Dollar General Initiates Hostile Bid For Family Dollar

By Mani
Updated on

The biggest dollar-discount chain in the U.S. has decided to take its $9.1 billion offer directly to Family Dollar Stores, Inc. (NYSE:FDO) shareholders in a hostile bid.

Family Dollar has said antitrust concerns are at the heart of its decision to reject Dollar General Corp. (NYSE:DG)’s proposed merger.

Dollar General’s sweetened offer

Last week, Dollar General Corp. (NYSE:DG) has enhanced its bid for Family Dollar Stores, Inc. (NYSE:FDO) by 2% to $80 per share ($9.1 billion) in its renewed bid to win over its competitor in the face of an $8.5 billion cash-and-stock bid from Dollar Tree Inc.

Dollar General also indicated that it would pay a $500 million reverse termination fee if their agreement falls apart over antitrust concerns.

In a letter to Family Dollar Stores, Inc. (NYSE:FDO)’s board last week, Dollar General’s chief executive warned of a hostile bid: “In the event you refuse to engage with us regarding our revised proposal, we will consider taking our persuasive and superior proposal directly to your shareholders”.

Hostile bid

However, last week, Family Dollar and Dollar Tree, Inc. (NASDAQ:DLTR) went so far as to include a “hell or high water” clause, pledging to do whatever is required to clear the deal with regulators. The biggest dollar-discount chain in the U.S. has said it would sell up to 1,500 stores to win antitrust approval, though it hasn’t yet offered to include a “hell or high water” clause.

While initiating the hostile bid, DG CEO Rick Dreiling said in a statement: “Our offer provides Family Dollar Stores, Inc. (NYSE:FDO) shareholders with significantly greater value than the existing agreement with Dollar Tree as well as immediate and certain liquidity for their shares. By taking this step, we are providing all Family Dollar shareholders a voice in this process, and we urge them to tender into our offer.”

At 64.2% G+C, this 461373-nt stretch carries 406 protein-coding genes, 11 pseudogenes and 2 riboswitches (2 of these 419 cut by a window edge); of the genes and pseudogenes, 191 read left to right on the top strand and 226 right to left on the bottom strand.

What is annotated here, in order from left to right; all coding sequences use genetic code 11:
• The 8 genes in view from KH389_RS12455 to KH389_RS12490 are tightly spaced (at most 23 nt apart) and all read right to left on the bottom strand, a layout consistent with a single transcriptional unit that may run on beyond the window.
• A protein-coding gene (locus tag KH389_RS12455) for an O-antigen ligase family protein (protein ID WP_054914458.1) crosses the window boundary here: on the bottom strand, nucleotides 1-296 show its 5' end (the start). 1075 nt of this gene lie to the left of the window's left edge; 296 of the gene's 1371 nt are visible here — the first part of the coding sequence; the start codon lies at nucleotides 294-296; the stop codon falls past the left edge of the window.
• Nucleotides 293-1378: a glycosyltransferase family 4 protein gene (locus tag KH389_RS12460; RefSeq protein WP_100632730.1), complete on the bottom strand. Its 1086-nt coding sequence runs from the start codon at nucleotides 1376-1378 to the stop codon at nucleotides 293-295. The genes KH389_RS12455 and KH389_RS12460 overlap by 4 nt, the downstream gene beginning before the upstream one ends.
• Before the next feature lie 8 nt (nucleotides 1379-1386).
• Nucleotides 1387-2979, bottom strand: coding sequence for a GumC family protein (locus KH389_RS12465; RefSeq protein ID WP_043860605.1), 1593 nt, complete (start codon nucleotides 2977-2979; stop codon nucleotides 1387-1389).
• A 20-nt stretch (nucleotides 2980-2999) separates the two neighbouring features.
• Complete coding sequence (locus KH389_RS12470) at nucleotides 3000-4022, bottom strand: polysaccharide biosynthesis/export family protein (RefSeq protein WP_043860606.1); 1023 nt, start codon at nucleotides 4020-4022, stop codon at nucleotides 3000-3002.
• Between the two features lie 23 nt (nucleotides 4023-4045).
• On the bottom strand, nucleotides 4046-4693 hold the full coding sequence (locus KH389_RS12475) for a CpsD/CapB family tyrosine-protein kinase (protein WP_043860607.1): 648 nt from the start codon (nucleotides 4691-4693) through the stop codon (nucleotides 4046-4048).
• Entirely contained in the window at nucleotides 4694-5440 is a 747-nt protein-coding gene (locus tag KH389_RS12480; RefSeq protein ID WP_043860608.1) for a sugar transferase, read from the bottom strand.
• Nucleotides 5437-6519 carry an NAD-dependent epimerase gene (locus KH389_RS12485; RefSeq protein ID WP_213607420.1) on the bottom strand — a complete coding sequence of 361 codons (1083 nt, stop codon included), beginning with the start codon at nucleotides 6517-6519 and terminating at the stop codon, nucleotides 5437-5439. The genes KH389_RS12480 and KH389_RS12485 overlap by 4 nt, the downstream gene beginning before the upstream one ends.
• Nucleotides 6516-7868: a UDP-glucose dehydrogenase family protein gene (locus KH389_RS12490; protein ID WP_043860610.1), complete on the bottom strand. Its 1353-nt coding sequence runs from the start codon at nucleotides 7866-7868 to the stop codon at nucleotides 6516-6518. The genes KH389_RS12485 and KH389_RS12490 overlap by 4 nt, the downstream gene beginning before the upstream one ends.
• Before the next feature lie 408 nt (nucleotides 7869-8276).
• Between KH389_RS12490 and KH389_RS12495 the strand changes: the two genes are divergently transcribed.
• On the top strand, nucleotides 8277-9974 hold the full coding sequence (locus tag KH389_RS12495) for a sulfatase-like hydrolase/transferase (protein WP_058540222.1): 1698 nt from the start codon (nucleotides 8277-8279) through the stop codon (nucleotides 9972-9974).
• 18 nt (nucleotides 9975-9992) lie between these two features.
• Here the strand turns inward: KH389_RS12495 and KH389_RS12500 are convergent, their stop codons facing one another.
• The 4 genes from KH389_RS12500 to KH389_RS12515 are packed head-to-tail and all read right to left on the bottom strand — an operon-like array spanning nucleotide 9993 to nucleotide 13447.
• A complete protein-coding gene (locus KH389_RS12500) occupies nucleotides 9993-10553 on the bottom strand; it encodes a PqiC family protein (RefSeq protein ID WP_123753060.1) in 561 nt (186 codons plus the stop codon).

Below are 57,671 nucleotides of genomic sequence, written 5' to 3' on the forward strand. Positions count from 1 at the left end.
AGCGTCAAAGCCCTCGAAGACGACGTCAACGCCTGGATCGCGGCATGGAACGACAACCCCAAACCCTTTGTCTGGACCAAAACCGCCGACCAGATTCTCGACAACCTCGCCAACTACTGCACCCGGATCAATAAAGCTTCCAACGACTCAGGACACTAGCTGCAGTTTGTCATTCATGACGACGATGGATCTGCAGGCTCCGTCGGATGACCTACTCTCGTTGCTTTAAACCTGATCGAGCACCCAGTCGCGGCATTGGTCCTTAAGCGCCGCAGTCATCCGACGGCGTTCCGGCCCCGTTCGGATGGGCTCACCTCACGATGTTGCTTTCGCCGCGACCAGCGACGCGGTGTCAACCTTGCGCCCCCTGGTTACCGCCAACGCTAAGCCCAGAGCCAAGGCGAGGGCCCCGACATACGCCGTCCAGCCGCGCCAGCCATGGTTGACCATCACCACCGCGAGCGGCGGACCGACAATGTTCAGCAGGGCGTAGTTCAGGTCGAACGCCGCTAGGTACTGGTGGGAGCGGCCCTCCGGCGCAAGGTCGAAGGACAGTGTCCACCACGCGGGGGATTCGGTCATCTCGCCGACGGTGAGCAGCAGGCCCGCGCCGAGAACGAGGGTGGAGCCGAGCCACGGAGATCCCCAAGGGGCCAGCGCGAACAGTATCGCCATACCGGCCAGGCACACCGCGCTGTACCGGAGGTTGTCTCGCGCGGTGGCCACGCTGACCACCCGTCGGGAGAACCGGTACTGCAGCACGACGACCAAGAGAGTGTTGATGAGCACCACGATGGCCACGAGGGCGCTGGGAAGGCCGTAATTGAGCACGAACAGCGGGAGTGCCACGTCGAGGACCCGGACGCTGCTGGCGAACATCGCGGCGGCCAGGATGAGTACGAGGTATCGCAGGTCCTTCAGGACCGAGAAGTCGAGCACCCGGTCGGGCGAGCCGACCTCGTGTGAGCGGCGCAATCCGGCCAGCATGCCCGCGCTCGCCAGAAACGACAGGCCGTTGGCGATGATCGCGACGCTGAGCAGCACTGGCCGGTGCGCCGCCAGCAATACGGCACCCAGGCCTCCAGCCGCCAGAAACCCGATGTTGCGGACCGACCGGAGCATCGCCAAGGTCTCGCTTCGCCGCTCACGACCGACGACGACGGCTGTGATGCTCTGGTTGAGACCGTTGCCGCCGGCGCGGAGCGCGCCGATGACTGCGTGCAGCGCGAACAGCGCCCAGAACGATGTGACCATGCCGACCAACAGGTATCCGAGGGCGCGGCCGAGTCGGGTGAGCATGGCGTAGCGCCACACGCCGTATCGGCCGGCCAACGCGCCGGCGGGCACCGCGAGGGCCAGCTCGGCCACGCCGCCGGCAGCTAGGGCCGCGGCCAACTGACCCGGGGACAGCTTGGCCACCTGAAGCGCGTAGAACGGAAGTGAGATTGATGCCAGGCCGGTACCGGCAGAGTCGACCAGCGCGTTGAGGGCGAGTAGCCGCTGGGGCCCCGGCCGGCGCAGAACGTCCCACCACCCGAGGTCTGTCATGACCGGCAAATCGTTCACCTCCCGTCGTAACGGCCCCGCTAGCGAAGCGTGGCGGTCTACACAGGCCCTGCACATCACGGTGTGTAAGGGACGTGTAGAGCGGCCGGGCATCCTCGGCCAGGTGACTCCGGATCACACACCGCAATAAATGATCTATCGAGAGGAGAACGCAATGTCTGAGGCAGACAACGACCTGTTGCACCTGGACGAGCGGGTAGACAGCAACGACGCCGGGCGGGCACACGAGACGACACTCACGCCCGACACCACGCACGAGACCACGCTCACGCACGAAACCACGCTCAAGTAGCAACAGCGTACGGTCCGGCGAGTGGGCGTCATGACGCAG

The latest tender offer would facilitate Dollar General to initiate discussions with the Federal Trade Commission about what divestitures might be needed for a deal to gain approval.

Family Dollar said it was reviewing the tender offer from Dollar General Corp. (NYSE:DG) and advised shareholders not to take action until it could make a recommendation. To date Family Dollar has accepted a lower bid from Dollar Tree instead, indicating that deal will more easily gain regulatory clearance.

Some reports highlight that Family Dollar Stores, Inc. (NYSE:FDO), with over 8,000 stores across 46 states, and Dollar General, with over 11,500 stores in 40 states, combined would have more stores than McDonald’s Corporation (NYSE:MCD), which has over 14,000 total outlets.

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